Bluetooth Standard r Universal short-range wireless capability r Name Bluetooth comes from Harald Blaatand, Danish Viking King 940 -981 united Denmark and Norway r Bluetooth standardization began in 1998 (currently over 1500 pages) r Specifies the physical, link, and MAC layers of the protocol stack r Sponsors m m Initial: Ericsson, Nokia, IBM, Toshiba, and Intel Expanded in 1999 to include 3 Com, Lucent, Microsoft, and Motorola r Goals of system design m m m Global operation No fixed infrastructure required for network set-up or maintenance Voice and data connections Small, low power radio Low cost: $5 -$10 per node
Bluetooth Architecture r The basic unit of networking in Bluetooth is a piconet. m Consists of a master and from one to seven active slave devices r A device in one piconet may also exist as part of another piconet and may function as either a slave or master in each piconet. This form of overlapping is called a scatternet.
Piconet r Master connected to <= 7 slaves
Radio Spectrum r Defined in a global band (2. 45 GHz ISM (Industrial, Scientific, Medical) band) r This is the same spectrum used by microwave ovens, WLANs and cordless phones which makes it crowded with radio signals. r Can be divided into 80 1 MHz channels r Devices within 10 m can share up to 720 kbps of capacity.
Multiple Access Scheme r Frequency hopping occurs by jumping from one physical channel to another in a pseudorandom sequence. r The master makes the determination of the channel (frequency-hopping sequence) and phase (timing offset i. e. , when to transmit) that shall be used by all devices in the piconet. r Different logical channels (i. e. , different hopping sequences) can simultaneously share the bandwidth.
Medium Access Control r The hop rate is 1600 hops/second so that each physical channel is occupied for a duration of 0. 625 ms. r Packets can be 1, 3 or 5 slots in length. r Bluetooth radios communicate using a time division duplex (TDD) discipline. m m Transmit and receive in alternate time slots Master-slave architecture • Master transmits in a slot • Slave transmits in the following slot r Master schedules all traffic m Master must poll slaves
Bluetooth Frequency Hopping
Medium Access Control r Transmission of a packet starts at the beginning of a slot. r Packet lengths requiring 1, 3 or 5 slots are allowed. r For multislot packets, the radio remains at the same frequency until the entire packet has been sent. r In the next slot after the multislot packet, the radio returns to the frequency required for its hopping sequence.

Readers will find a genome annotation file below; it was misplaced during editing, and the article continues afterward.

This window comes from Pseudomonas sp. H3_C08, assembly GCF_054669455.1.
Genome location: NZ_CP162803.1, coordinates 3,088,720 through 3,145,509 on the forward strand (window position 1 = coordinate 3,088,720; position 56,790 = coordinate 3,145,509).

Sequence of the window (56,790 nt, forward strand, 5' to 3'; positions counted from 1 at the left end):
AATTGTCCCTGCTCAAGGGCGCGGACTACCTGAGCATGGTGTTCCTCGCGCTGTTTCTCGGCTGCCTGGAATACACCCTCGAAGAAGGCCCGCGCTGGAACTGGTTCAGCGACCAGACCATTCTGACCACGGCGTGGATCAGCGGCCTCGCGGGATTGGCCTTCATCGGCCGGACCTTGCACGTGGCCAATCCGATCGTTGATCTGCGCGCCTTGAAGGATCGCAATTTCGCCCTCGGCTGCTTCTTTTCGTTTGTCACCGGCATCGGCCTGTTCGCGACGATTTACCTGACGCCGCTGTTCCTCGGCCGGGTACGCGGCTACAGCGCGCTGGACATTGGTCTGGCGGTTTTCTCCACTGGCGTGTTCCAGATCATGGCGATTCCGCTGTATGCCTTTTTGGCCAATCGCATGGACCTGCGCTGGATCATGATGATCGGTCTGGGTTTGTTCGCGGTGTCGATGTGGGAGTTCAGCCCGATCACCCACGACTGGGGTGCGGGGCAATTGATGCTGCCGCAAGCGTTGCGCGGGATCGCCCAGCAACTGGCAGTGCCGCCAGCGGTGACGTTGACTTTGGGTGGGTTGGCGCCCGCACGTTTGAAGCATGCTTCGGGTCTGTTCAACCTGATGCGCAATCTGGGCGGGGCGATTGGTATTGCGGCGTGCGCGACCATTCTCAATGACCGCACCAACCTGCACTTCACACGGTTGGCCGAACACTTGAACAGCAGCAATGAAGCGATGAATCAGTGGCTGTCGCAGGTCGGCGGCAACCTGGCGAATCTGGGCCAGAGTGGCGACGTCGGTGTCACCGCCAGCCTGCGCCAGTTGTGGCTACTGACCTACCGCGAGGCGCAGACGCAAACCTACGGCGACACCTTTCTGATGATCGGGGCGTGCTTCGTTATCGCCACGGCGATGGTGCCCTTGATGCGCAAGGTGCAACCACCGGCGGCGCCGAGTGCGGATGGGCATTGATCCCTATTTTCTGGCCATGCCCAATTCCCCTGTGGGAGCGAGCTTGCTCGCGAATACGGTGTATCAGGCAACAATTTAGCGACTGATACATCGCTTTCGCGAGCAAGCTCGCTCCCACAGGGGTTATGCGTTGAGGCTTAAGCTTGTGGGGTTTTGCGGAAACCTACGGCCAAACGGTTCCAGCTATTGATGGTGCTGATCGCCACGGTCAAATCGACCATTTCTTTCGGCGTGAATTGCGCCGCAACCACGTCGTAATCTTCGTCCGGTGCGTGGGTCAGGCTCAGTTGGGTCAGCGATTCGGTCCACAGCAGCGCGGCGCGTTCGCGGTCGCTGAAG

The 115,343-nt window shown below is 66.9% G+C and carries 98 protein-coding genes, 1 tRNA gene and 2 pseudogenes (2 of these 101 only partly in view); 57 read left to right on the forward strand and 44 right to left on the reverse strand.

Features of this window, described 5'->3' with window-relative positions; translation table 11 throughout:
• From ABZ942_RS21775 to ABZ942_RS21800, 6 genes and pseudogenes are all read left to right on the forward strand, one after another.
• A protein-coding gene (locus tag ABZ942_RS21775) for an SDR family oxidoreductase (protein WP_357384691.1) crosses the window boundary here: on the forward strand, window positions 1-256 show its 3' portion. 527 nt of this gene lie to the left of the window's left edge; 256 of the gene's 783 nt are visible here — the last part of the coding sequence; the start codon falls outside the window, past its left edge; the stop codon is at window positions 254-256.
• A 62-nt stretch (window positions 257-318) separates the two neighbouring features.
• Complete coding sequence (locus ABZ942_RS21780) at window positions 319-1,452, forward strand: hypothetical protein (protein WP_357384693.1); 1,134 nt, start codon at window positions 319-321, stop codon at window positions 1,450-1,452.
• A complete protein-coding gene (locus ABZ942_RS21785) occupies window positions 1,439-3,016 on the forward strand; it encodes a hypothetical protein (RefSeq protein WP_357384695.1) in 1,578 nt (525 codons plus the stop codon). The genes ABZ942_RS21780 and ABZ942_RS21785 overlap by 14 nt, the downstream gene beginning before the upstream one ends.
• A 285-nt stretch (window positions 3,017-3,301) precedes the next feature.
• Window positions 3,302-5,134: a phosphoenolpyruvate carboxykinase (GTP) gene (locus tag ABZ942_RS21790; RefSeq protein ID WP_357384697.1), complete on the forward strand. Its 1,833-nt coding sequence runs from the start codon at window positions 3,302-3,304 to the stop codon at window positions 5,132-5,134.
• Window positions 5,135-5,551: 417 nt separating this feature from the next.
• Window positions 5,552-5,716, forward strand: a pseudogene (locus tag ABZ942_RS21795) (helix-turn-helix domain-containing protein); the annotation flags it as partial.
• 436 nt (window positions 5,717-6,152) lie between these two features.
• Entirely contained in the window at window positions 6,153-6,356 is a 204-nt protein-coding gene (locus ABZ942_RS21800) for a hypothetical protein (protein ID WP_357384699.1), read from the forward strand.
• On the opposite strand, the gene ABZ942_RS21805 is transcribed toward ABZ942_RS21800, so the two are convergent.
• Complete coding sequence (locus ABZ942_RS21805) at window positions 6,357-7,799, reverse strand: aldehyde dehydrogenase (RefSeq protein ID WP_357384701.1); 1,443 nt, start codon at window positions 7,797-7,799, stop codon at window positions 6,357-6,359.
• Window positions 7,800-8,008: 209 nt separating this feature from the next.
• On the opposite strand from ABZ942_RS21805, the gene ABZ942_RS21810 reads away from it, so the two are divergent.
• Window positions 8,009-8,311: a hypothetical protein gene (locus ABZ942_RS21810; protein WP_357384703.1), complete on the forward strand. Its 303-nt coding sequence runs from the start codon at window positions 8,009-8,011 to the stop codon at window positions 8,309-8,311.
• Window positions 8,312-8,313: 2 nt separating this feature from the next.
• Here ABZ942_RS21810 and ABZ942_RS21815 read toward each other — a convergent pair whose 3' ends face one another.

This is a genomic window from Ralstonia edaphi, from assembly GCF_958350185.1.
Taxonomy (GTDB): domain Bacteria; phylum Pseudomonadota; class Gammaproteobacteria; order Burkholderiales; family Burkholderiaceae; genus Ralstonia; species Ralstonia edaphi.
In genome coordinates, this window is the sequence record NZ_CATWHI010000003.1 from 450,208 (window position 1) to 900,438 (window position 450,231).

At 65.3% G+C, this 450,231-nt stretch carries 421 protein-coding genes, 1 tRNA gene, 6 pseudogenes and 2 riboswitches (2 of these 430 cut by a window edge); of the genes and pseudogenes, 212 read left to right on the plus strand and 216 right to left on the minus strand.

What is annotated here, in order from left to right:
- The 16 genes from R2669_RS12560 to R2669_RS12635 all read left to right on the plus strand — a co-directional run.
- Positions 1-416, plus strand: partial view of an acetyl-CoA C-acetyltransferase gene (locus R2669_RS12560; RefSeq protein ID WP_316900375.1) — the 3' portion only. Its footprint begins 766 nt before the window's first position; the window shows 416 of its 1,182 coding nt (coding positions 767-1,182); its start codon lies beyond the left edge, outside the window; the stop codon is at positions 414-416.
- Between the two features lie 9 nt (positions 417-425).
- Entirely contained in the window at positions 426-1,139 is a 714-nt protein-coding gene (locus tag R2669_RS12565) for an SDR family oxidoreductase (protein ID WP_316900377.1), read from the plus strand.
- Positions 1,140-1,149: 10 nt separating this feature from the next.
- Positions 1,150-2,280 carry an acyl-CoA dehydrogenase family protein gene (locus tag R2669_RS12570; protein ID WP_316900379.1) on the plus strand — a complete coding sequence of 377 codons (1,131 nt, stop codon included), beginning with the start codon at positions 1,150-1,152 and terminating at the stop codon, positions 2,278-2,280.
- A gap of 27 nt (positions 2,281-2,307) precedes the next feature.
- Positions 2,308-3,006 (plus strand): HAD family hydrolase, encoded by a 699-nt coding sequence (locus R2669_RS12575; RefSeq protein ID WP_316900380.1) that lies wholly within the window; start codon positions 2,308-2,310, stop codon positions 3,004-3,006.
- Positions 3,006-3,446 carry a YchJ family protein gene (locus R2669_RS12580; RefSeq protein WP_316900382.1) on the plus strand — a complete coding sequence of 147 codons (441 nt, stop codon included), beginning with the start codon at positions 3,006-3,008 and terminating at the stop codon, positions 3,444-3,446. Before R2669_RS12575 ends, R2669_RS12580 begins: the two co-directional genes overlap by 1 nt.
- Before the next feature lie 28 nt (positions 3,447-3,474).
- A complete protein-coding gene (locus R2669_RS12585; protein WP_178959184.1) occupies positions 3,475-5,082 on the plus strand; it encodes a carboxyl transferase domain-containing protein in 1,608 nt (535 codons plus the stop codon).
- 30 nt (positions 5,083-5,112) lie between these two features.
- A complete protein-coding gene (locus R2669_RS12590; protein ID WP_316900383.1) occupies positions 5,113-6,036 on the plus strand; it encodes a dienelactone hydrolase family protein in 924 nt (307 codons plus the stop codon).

Multiple Access Scheme r Why not just use FDMA? m Static division is difficult in a dynamic environment. m We need to minimize the effects of interference from other signals by hopping to a new frequency after transmitting or receiving a packet.
Medium Access Control r Why TDD? m Prevents crosstalk between transmit and receive operations. m Access is contention free. m A contention-based access scheme would provide too much overhead and is thus not efficient.
Hop Selection r The frequency hopping sequence is determined by the master and is a function of the master’s Bluetooth address and the clock on the Bluetooth device. r The function is a rather complex mathematical operation involving permutations and exclusive-OR (XOR) operations.
Hop Selection and Contention r Different piconets in the same area will have different masters and thus will use different hop sequences. r This means that most of the time, transmissions on two devices on different piconets in the same area will be on different physical channels.
Hop Selection and Contention r Occasionally, two piconets will use the same physical channel during the same time slot, causing a collision and lost data. r Should be infrequent r Can use ARQ (Automated Repeat re. Quest) m m m Stop-and-wait Suppose slave A sends packet to master Master checks a specific field to determine if the header contains errors. If so, master’s next packet to A sets ARQ bit to NARQ (negative acknowledgement). Slave A’s next packet to Master is a retransmission of previous corrupted packet.
Hop Selection r The hop selection mechanism satisfies the following requirements: m m m The sequence cycle covers about 23 hours On average, all frequencies are visited with equal probability By changing the clock and/or identity, the selected hop changes instantaneously
Bluetooth States r Standby: waiting to join a piconet r Connecting m Inquire: find existing nodes in the area m Page: connect to a specified radio r Active: actively on a piconet as a master or slave r Park/Hold/Sniff: low-power connected states.